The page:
The value of infrared inspections
As commercially available infrared cameras (thermal imagers) approach their 50th Anniversary, the technology continues to be under-utilized. The most popular inspection in buildings and plants is the Electrical System Infrared Inspection. While many facility managers contract Electrical Infrared Inspection services, they do not utilize infrared for other applications which could save companies thousands, even hundreds of thousands of dollars. Here is a sampling of them:
Electrical Inspections – The risk of electrical failures and, more importantly, reducing the risk of electrical fires are the main reasons to have an Electrical System Infrared Inspection performed. Building Inspections - Infrared cameras play a vital role in making any building more energy efficient. Using the proper infrared camera, the entire building envelope can be inspected to identify areas of heat loss in Northern locations or heat gain in Southern locations. Infrared inspections can maximize the performance of insulation products and the effectiveness of air sealing measures.
HVAC Inspections - Boilers are often used with hot water and steam sent throughout the building. Improperly insulated piping can literally cost tens of thousands of dollars a year in increased energy costs. Mechanical issues with air handlers can be identified and corrected. Non-visible leaks can be detected leading to increased efficiency and lower energy costs.
Mechanical Inspections – Infrared easily determines when motors and bearings are abnormally hot due to deficiencies. This early identification allows for targeted maintenance which is far less expensive than mechanical failures and unscheduled downtime.
Moisture Inspections - Infrared cameras can identify moisture in roofing systems before the leaks are visible to the eye. This water not only leaks into the building, ultimately causing costly repairs later on, but these unknown leaks add significantly to heating and cooling costs. The earlier a leak is detected the less costly the repair.
Should you buy a camera? Infrared Technology is a powerful and useful science. If you’re going to buy a camera, you will need appropriate thermography training, such as learning when outside factors impact infrared scans, and if you will be using the infrared camera regularly, purchasing an infrared camera may be the way to go. Prices have come down over the past several years. A mid-price range infrared camera with good resolution for commercial/industrial applications now costs from $7,000 to $10,000, down from twice that just 10 years ago. Higher-end infrared cameras range from $11,000 to $20,000 or more. Training can add another $2,000 or more per person for offsite class. If you are going to use the camera just a few days month, an Infrared Inspection Service may be more cost-effective.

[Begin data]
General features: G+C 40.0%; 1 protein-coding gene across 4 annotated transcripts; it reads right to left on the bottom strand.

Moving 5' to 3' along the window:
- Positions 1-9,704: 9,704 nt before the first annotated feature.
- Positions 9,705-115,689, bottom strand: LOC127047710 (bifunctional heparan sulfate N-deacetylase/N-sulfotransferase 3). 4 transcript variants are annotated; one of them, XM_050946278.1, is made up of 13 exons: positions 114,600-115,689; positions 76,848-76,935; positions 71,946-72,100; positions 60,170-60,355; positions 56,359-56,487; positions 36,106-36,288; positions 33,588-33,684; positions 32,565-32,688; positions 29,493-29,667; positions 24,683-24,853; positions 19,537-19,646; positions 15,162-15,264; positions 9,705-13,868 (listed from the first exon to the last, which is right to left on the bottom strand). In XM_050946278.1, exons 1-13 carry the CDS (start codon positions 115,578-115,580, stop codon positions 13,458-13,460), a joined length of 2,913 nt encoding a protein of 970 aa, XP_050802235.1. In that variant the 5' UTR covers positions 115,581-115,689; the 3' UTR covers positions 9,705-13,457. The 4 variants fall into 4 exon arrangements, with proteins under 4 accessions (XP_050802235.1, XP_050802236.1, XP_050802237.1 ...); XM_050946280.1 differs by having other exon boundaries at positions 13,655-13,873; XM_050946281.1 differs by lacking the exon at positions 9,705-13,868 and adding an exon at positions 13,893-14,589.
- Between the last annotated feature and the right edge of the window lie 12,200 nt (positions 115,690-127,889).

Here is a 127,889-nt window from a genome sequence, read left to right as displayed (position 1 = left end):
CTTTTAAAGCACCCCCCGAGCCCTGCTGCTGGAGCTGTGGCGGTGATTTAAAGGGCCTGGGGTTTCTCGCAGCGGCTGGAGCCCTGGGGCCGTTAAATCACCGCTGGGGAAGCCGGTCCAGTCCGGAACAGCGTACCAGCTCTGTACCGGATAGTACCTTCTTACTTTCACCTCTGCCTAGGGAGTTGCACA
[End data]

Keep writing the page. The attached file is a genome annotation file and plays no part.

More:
Should you contract the services? The Thermographer performing the inspection should have achieved at least a Level 1 Thermography Certification for Electrical Inspections and a Level 2 Certification for more complex inspections. Ask about the experience level of the person performing the inspection and the history of the company doing infrared inspections. Ask what infrared camera they are going to use and why. Less expensive entry-level infrared cameras have low resolution and will not evaluate commercial/industrial systems effectively. Once you have found a good, reputable inspection company with properly trained personnel using appropriate equipment, you will begin to enjoy the tremendous cost savings Infrared affords. Monroe Infrared is headquartered in Brunswick, Maine with locations in Florida, Michigan, and Texas.
Bill Fabian is vice president of Monroe Infrared Technology and can be reached at: firstname.lastname@example.org.